The spring premiere of “Chernobyl”, the successful HBO miniseries, has returned the theme of the nuclear disaster of that Ukrainian city to the center of public debate.
Here at Guidedoc we think that this is the best time to present three poignant documentaries about Chernobyl, a tragedy whose wounds are still beating in many lives that cry out for justice.
16 years after the Chernobyl accident, the filmmaker Maryann De Leo returns to the so-called "Exclusion Zone", a space of 30 square kilometers around the ruins of the nuclear power plant where there were a series of explosions that let out the deadly radiation that affected hundreds of thousands of people in 1986.
Directly on the ground, De Leo confirms what the scientists say: that the effects of radiation and the genetic damage continue to increase every year.
In this Oscar-winning short film we become witnesses of striking images, such as the deformities in the bodies of children under five years of age and the effects from which the young people from the area continue suffering today.
The Russian Woodpecker
Was Chernobyl really an accident? In this award-winning documentary film, we are participants in the dizzying research carried out by the Ukrainian artist Fedor Alexandrovich to discover the possible implication in the Chernobyl disaster of a strange radio signal that was heard between 1976 and 1989, the so called "Russian Woodpecker".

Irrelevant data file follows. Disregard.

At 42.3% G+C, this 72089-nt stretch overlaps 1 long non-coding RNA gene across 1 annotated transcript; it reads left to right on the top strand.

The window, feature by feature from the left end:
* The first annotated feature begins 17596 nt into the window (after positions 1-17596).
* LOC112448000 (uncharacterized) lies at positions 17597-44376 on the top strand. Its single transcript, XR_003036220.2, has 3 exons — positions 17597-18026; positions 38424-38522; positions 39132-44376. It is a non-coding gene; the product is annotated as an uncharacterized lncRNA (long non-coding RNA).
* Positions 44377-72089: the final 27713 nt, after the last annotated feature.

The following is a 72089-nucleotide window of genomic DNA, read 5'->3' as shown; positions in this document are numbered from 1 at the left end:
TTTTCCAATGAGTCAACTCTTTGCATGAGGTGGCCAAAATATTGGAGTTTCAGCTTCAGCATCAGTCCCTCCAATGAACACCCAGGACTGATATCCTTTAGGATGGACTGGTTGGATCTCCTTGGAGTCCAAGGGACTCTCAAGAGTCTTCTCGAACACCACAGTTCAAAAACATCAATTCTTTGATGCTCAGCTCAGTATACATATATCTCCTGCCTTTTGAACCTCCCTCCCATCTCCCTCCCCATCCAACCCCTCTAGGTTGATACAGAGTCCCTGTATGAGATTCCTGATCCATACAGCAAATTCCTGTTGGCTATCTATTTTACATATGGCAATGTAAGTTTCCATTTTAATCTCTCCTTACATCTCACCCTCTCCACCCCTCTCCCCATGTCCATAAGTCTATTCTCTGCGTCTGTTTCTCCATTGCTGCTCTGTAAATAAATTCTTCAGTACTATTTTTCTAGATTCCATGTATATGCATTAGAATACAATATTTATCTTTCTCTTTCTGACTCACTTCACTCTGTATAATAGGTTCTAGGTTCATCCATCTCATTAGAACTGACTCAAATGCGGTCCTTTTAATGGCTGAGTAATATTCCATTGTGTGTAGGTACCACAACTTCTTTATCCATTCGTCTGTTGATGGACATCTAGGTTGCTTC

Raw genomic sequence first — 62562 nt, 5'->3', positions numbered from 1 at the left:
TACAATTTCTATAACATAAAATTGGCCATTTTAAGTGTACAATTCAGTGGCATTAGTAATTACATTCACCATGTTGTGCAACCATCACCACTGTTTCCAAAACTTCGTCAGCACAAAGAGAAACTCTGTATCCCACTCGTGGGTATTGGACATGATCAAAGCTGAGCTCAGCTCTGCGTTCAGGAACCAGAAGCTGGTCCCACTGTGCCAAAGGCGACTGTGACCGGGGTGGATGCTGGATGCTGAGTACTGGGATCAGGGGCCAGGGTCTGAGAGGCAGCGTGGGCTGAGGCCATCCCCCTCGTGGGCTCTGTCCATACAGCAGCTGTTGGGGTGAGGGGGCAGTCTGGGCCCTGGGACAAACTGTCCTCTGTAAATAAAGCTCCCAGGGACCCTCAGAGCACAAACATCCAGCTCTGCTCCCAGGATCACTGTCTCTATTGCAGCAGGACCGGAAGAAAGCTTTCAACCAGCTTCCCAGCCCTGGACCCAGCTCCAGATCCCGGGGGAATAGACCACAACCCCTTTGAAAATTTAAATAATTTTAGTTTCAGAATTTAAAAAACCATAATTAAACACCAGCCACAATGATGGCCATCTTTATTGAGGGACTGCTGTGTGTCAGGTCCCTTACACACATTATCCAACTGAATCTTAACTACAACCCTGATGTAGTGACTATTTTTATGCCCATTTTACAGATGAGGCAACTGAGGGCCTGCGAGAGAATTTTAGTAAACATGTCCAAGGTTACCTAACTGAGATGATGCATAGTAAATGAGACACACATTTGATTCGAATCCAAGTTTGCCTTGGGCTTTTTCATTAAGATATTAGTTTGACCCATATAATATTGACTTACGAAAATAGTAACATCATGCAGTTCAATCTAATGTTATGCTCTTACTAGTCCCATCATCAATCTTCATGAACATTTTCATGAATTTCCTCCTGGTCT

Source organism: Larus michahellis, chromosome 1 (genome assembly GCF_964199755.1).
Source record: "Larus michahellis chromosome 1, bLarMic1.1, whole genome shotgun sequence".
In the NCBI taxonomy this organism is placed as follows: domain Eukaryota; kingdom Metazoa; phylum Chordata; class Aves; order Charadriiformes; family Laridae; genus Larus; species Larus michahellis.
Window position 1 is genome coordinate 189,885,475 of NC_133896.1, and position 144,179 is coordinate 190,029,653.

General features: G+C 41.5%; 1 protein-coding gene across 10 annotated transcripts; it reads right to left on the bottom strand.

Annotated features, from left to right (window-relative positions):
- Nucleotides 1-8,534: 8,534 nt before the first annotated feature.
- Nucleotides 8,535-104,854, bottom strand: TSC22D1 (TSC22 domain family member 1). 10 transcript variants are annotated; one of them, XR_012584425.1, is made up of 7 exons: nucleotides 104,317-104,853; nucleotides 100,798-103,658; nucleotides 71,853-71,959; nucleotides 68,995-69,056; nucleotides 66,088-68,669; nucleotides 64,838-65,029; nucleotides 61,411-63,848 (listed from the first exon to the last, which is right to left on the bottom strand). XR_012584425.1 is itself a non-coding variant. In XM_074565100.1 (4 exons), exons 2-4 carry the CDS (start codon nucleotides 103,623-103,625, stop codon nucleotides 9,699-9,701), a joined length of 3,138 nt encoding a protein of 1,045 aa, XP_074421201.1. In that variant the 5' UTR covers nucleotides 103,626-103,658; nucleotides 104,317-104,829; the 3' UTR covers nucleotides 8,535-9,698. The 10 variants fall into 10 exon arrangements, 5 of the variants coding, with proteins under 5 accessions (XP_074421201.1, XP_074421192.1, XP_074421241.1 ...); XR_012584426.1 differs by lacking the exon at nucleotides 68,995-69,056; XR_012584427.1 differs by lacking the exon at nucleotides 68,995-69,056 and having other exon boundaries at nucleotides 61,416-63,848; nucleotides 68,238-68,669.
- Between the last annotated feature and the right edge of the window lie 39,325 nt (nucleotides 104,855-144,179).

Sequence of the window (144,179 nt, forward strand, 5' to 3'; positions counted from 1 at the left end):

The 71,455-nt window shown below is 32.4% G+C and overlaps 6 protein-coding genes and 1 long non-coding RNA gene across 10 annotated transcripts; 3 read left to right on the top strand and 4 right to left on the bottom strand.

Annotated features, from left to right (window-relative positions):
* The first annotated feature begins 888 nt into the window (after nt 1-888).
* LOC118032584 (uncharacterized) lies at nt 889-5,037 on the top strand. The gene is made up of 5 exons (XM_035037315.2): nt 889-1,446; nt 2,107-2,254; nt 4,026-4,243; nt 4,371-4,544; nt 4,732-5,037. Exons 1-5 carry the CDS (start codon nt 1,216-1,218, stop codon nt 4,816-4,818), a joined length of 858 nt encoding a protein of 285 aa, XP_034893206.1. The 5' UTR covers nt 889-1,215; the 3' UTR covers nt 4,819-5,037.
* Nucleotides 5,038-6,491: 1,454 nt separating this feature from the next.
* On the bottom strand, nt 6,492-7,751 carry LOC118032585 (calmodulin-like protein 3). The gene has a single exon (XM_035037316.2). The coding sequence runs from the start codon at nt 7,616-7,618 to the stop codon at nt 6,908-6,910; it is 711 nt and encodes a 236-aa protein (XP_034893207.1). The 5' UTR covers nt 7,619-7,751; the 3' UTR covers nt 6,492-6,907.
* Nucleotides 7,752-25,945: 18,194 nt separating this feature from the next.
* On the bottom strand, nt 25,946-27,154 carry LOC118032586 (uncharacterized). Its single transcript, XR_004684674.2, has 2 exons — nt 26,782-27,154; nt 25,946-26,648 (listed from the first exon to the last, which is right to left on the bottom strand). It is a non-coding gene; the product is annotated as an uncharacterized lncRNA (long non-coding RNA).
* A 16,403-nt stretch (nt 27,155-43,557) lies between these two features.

Guided by the filmmaker Chad Gracia himself, the film develops as a fascinating and credible conspiracy theory that points to the Soviet authorities of that time, whom they accuse of propitiating the disaster with fearsome purposes.
Chernobyl: Two days in the exclusion zone
For those who want to know more in detail about the current state of the Chernobyl exclusion zone, this episode of the travel documentary series by filmmaker Drew Scanlon is what you were looking for.
Almost like in a video game, Scanlon's visit to the Exclusion Zone is filmed in the first person with its own video camera, a very close and immersive point of view that makes us see more closely the textures and emotional grooves that still emanate from the ruins of the greatest nuclear accident in history.
In addition, the documentary also features Natalya, the young and eloquent tour guide for the area. In the first minutes of documentary she warns us: "Those particles that are still present in different parts of the exclusion zone are safe for us if they are outside, but if they get into our bodies, then that might cause problems".
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